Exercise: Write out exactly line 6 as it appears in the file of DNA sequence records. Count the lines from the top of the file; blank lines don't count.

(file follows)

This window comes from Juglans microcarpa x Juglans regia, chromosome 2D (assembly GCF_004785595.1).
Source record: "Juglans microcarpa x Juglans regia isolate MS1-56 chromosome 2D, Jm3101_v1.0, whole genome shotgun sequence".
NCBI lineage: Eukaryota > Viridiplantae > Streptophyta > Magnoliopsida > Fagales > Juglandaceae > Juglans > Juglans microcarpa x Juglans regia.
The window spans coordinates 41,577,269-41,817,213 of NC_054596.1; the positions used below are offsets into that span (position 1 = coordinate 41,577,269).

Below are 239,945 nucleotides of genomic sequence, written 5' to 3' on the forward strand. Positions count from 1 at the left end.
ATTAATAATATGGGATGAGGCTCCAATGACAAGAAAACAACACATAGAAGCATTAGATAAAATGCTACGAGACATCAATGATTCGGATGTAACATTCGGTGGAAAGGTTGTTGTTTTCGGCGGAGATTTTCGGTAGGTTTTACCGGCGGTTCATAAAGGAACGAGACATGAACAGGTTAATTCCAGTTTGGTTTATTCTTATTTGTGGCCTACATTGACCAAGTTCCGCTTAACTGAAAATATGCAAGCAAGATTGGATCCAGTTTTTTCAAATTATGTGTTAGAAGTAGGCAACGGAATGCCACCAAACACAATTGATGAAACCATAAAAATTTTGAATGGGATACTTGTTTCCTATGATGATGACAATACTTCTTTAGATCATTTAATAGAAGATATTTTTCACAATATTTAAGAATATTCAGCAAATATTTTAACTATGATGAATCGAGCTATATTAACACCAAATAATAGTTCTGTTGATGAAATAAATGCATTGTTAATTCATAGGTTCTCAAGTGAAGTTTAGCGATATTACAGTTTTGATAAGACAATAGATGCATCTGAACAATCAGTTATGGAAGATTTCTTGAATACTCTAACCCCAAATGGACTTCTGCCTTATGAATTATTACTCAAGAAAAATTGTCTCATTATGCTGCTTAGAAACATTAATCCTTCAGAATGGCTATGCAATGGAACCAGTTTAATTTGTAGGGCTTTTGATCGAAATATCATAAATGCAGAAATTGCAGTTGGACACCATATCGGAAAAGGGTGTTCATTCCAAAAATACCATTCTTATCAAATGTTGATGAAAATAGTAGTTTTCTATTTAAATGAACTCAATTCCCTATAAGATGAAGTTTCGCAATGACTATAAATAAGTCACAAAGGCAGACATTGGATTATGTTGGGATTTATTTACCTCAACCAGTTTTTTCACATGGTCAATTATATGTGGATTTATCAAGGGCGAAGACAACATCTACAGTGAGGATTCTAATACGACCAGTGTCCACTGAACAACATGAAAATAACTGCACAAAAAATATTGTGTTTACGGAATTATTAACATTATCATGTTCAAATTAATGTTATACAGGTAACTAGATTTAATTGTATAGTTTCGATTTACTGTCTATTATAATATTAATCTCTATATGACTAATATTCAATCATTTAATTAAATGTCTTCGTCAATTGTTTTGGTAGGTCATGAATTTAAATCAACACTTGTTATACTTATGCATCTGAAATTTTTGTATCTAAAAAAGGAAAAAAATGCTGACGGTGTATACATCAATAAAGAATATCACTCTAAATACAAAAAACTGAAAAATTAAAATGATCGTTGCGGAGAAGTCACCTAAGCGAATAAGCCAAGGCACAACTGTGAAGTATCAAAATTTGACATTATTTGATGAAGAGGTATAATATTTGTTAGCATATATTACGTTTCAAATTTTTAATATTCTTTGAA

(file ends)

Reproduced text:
ATTAATAATATGGGATGAGGCTCCAATGACAAGAAAACAACACATAGAAGCATTAGATAAAATGCTACGAGACATCAATGATTCGGATGTAACATTCGGTGGAAAGGTTGTTGTTTTCGGCGGAGATTTTCGGTAGGTTTTACCGGCGGTTCATAAAGGAACGAGACATGAACAGGTTAATTCCAGTTTGGTTTATTCTTATTTGTGGCCTACATTGACCAAGTTCCGCTTAACTGAAAATATGCAAGCAAGATTGGATCCAGTTTTTTCAAATTATGTGTTAGAAGTAGGCAACGGAATGCCACCAAACACAATTGATGAAACCATAAAAATTTTGAATGGGATACTTGTTTCCTATGATGATGACAATACTTCTTTAGATCATTTAATAGAAGATATTTTTCACAATATTTAAGAATATTCAGCAAATATTTTAACTATGATGAATCGAGCTATATTAACACCAAATAATAGTTCTGTTGATGAAATAAATGCATTGTTAATTCATAGGTTCTCAAGTGAAGTTTAGCGATATTACAGTTTTGATAAGACAATAGATGCATCTGAACAATCAGTTATGGAAGATTTCTTGAATACTCTAACCCCAAATGGACTTCTGCCTTATGAATTATTACTCAAGAAAAATTGTCTCATTATGCTGCTTAGAAACATTAATCCTTCAGAATGGCTATGCAATGGAACCAGTTTAATTTGTAGGGCTTTTGATCGAAATATCATAAATGCAGAAATTGCAGTTGGACACCATATCGGAAAAGGGTGTTCATTCCAAAAATACCATTCTTATCAAATGTTGATGAAAATAGTAGTTTTCTATTTAAATGAACTCAATTCCCTATAAGATGAAGTTTCGCAATGACTATAAATAAGTCACAAAGGCAGACATTGGATTATGTTGGGATTTATTTACCTCAACCAGTTTTTTCACATGGTCAATTATATGTGGATTTATCAAGGGCGAAGACAACATCTACAGTGAGGATTCTAATACGACCAGTGTCCACTGAACAACATGAAAATAACTGCACAAAAAATATTGTGTTTACGGAATTATTAACATTATCATGTTCAAATTAATGTTATACAGGTAACTAGATTTAATTGTATAGTTTCGATTTACTGTCTATTATAATATTAATCTCTATATGACTAATATTCAATCATTTAATTAAATGTCTTCGTCAATTGTTTTGGTAGGTCATGAATTTAAATCAACACTTGTTATACTTATGCATCTGAAATTTTTGTATCTAAAAAAGGAAAAAAATGCTGACGGTGTATACATCAATAAAGAATATCACTCTAAATACAAAAAACTGAAAAATTAAAATGATCGTTGCGGAGAAGTCACCTAAGCGAATAAGCCAAGGCACAACTGTGAAGTATCAAAATTTGACATTATTTGATGAAGAGGTATAATATTTGTTAGCATATATTACGTTTCAAATTTTTAATATTCTTTGAA